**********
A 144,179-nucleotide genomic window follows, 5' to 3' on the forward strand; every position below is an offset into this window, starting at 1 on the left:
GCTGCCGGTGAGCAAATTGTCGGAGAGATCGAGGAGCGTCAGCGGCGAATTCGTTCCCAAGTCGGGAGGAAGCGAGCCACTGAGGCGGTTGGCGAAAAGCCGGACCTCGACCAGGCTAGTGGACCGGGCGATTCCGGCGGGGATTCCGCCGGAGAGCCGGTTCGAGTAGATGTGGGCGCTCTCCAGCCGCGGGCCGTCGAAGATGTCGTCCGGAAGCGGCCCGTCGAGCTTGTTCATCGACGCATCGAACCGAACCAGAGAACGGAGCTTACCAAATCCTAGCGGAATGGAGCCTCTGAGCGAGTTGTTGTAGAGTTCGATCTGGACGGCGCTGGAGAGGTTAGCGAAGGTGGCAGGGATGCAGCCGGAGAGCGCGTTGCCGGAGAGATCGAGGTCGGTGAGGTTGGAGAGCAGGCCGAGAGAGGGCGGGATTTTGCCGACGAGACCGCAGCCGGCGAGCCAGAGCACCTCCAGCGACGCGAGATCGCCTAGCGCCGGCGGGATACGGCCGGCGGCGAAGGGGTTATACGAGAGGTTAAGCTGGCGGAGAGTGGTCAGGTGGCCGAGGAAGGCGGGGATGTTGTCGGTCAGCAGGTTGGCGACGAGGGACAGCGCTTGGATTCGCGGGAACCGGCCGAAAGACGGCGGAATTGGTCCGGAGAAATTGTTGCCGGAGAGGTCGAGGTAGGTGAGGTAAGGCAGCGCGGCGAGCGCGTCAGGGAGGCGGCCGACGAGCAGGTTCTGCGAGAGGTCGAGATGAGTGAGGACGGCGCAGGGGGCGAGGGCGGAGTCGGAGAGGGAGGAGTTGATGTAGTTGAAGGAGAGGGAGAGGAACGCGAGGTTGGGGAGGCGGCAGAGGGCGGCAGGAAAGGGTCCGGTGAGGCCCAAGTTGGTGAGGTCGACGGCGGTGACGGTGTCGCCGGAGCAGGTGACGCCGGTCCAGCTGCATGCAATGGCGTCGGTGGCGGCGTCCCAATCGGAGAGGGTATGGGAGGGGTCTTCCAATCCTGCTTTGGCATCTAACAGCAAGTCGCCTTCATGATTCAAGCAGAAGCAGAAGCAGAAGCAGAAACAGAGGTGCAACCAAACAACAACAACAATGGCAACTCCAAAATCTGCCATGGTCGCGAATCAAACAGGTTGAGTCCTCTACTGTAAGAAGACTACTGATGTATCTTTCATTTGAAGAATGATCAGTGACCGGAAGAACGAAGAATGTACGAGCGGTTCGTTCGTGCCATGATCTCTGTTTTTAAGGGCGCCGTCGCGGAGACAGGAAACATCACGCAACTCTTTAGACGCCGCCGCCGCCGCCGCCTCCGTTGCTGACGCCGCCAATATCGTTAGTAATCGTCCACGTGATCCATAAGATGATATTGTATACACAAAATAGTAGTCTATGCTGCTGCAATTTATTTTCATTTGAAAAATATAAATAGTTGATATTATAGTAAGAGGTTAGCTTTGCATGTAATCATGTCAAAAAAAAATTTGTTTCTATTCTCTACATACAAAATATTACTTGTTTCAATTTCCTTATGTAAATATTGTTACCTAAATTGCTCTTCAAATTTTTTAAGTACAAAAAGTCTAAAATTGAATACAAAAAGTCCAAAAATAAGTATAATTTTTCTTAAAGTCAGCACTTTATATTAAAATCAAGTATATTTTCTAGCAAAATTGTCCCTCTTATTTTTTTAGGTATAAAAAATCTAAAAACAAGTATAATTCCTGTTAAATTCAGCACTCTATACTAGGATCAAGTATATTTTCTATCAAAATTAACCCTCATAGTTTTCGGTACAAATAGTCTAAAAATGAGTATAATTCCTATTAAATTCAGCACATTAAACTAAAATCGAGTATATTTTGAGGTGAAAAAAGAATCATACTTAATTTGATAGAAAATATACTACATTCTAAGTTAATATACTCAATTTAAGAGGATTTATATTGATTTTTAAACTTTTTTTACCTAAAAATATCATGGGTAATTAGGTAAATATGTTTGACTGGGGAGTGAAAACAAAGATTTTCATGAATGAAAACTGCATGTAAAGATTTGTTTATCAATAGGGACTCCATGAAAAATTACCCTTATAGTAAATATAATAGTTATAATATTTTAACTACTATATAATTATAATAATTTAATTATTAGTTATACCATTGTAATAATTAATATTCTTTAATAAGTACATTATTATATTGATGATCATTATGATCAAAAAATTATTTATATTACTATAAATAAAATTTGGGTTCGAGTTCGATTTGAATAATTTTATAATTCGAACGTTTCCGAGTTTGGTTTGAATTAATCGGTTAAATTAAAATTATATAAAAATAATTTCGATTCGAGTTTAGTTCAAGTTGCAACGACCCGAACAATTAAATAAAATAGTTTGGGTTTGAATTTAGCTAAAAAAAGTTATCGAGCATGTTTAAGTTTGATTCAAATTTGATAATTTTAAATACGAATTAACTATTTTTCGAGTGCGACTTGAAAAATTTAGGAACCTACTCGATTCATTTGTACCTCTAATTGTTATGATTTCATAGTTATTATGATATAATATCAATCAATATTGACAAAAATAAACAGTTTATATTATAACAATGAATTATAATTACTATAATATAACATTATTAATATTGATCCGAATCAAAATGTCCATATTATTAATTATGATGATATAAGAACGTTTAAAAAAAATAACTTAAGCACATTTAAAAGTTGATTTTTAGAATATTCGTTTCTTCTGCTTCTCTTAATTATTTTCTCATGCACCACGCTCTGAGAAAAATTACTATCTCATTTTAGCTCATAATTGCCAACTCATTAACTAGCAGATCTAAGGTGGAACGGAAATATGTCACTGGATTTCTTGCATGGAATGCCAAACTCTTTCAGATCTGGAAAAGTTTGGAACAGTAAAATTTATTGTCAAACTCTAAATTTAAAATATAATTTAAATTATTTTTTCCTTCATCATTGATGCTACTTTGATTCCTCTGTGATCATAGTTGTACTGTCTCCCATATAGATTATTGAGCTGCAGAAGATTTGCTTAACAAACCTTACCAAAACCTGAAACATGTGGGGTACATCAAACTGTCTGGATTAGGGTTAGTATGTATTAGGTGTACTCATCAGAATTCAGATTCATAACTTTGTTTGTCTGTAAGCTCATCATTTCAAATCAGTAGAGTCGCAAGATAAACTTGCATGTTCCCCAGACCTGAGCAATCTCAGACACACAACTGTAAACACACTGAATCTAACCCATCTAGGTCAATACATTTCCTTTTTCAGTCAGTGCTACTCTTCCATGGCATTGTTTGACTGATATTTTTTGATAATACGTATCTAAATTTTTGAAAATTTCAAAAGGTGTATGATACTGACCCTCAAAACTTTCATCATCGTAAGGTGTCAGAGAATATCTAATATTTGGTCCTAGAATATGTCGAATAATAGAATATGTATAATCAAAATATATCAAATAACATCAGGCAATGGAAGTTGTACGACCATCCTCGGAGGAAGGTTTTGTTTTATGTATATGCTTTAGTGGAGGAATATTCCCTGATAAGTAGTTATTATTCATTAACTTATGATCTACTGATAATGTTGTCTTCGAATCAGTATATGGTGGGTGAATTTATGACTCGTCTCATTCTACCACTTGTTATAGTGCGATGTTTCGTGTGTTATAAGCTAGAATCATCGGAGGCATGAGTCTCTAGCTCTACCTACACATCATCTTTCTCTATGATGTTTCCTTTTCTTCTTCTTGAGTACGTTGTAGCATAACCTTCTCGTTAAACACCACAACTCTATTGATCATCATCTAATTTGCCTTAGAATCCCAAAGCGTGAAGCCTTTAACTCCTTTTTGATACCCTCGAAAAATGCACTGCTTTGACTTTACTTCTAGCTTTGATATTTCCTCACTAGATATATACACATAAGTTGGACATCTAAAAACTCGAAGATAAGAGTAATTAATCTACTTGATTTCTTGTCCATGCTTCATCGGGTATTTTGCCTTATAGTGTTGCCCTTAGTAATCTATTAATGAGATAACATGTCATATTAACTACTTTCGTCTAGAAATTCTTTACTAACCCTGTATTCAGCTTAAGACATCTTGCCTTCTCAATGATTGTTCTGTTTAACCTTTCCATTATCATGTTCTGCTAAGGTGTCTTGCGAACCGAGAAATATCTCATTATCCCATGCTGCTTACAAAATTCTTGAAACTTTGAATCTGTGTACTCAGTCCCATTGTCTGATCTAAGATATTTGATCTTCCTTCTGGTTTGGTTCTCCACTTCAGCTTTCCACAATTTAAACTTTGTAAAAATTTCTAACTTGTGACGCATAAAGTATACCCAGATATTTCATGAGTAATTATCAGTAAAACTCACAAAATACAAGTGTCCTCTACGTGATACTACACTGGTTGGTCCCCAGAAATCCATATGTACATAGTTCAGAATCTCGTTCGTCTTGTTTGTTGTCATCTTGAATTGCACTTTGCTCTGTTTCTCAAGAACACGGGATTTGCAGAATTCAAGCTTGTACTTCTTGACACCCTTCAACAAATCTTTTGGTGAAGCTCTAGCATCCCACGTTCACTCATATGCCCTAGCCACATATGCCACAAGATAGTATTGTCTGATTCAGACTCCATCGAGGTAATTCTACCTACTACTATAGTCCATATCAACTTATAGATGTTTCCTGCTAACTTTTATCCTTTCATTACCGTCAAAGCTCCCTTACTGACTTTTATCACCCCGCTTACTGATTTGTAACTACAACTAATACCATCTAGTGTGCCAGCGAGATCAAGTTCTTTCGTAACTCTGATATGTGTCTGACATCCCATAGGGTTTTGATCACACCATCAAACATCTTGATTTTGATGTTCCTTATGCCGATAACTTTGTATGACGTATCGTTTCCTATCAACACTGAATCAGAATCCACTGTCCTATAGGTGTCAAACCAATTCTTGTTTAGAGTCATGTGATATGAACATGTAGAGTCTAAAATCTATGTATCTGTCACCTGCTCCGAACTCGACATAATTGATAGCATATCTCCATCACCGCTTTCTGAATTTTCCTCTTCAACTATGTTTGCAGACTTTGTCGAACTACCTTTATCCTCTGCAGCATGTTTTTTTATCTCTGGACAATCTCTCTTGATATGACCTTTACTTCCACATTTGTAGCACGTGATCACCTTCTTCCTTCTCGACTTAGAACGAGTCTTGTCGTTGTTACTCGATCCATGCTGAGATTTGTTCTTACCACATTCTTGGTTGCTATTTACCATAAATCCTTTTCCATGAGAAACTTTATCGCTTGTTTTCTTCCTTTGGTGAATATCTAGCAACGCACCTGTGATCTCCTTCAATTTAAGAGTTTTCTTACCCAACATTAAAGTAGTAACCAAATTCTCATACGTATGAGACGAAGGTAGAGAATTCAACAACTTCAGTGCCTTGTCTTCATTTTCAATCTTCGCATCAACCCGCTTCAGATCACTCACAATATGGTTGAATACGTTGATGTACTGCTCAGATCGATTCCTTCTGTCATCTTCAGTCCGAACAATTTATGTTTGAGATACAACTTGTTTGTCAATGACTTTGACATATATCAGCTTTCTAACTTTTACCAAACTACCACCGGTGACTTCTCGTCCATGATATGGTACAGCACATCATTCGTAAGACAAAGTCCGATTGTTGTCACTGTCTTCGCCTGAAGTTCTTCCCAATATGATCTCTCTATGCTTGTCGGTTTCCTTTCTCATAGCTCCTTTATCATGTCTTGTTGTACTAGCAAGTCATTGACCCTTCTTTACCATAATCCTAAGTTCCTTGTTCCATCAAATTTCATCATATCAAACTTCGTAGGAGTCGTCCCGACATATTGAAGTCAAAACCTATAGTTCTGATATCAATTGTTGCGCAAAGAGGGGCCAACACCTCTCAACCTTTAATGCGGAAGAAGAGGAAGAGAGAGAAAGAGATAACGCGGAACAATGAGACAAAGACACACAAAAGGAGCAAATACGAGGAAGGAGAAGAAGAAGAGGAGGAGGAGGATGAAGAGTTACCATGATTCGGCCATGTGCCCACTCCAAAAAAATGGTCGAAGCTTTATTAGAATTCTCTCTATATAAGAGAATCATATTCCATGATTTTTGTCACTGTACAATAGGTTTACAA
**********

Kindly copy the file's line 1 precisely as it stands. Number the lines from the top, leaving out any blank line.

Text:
A 144,179-nucleotide genomic window follows, 5' to 3' on the forward strand; every position below is an offset into this window, starting at 1 on the left: